Lost in the Hills: A hike in Jewel Cave National Monument

Erin and I went hiking this weekend.  We weren’t sure if the weather was going to be cloudy and cold all day or if it was going to warm up.  We were also having a lazy Sunday morning, so we got started relatively late.  We didn’t really know what hiking trails were in Jewel Cave National Monument (above ground) so we decided to check it out.  There was a nice hike of about 3.5 miles called the Canyons Trail, so we headed off, at first in thin snow but into increasingly deeper snow.  Soon we were calf deep…then knee deep in snow, trudging along.  This was a little worrisome for me because when we left the house there had been talk of a short trip to the city park and then maybe some blogging, so I’d foolishly worn my blue jeans.  The bottoms of my said blue jeans soon were packed with snow, large balls of snow formed on the boots, especially around the laces.  Still, the sun was up and we were both cheery and merely laughing at the snow.  We still had plenty of sun light and we’d be back home before it got too cold.  Then we came to a trail sign with a very nice map.  The nice map had a bright red arrow stating quite helpfully ‘You are Here’ we glanced at the map on the sign and continued down the very obvious trail.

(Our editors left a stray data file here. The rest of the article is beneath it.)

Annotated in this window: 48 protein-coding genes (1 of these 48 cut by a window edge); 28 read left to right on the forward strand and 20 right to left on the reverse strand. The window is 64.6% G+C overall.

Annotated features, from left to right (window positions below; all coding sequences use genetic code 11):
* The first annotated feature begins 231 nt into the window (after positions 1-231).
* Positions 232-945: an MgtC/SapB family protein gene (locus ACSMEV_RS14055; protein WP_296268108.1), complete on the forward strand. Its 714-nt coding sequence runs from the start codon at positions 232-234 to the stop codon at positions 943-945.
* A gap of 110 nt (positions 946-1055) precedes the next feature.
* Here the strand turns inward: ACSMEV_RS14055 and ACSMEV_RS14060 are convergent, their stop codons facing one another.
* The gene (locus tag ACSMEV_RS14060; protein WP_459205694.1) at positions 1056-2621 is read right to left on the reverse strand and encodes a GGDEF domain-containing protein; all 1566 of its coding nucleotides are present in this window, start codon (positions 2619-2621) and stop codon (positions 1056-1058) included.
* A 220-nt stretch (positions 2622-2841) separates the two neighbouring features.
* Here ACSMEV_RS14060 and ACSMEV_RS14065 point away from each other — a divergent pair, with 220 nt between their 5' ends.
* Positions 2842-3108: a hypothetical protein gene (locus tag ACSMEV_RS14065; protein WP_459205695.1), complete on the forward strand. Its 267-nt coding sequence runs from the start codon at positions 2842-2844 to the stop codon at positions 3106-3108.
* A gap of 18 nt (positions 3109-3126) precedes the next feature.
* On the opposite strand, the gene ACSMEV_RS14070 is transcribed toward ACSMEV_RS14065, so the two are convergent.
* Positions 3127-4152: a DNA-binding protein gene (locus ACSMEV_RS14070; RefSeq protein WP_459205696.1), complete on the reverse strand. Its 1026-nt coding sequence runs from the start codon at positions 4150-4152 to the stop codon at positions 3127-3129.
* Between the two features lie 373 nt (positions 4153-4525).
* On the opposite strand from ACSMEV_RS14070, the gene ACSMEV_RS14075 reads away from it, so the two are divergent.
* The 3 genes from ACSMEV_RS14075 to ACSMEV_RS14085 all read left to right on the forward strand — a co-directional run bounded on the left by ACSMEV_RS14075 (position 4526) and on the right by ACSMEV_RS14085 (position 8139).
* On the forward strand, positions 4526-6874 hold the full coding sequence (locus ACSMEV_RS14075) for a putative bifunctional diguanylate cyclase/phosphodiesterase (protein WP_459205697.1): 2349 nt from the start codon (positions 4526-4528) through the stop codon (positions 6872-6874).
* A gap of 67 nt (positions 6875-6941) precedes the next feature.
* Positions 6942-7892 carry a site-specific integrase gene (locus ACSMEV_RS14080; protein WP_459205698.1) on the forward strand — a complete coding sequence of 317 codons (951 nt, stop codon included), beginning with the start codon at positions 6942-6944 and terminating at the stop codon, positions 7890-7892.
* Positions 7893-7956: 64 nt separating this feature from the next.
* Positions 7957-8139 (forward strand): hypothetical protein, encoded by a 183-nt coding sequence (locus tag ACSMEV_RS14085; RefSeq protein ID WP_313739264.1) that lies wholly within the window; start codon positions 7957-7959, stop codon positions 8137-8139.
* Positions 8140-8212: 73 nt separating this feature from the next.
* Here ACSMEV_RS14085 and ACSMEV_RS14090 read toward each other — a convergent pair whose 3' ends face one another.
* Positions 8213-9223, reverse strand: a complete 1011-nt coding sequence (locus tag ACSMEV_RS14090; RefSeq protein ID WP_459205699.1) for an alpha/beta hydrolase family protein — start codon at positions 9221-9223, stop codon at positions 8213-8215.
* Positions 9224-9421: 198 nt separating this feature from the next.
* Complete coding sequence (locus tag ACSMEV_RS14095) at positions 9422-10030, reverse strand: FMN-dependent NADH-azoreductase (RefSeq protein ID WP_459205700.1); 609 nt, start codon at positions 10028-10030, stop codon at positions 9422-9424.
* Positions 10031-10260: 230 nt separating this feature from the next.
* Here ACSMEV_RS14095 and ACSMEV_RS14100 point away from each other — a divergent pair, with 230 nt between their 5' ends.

A very helpful sign with a very accurate trail map.
A very helpful sign with a very accurate trail map.

Soon we came to a large sign saying “Now Leaving Jewel Cave National Monument”  Odd we thought.  We wondered aloud to each other if we were on the right trail but decided in the end to continue on.  After a while we came to a road and the road came to a cattle ranch.  Then we turned around.  We walked all the way back to the helpful sign and discovered there was a fork and a less obvious trail heading off through the snow.  We took it.  Then we came to another useful sign and immediately made the same mistake.  By the time we’d turned around and taken the right trail this time, it was dark, my feet we soaked and numb.  We were both tired.  We climbed a hill, the snow lessened and soon it was just an inch or two under foot.  At the top of the hill, there was a wooden deck with a railing and I joked about there being a beautiful scenic overlook here and Erin said, “Actually it is quite beautiful” she was right.  In the moonlight dark clumps of Ponderosa Pine contrasted nicely with the ghostly glow of the snow.  No power lines or roads or even the trail could be seen as we looked out over the forest and for a moment we almost glimpsed the untouched, primeval wild of what South Dakota once was.

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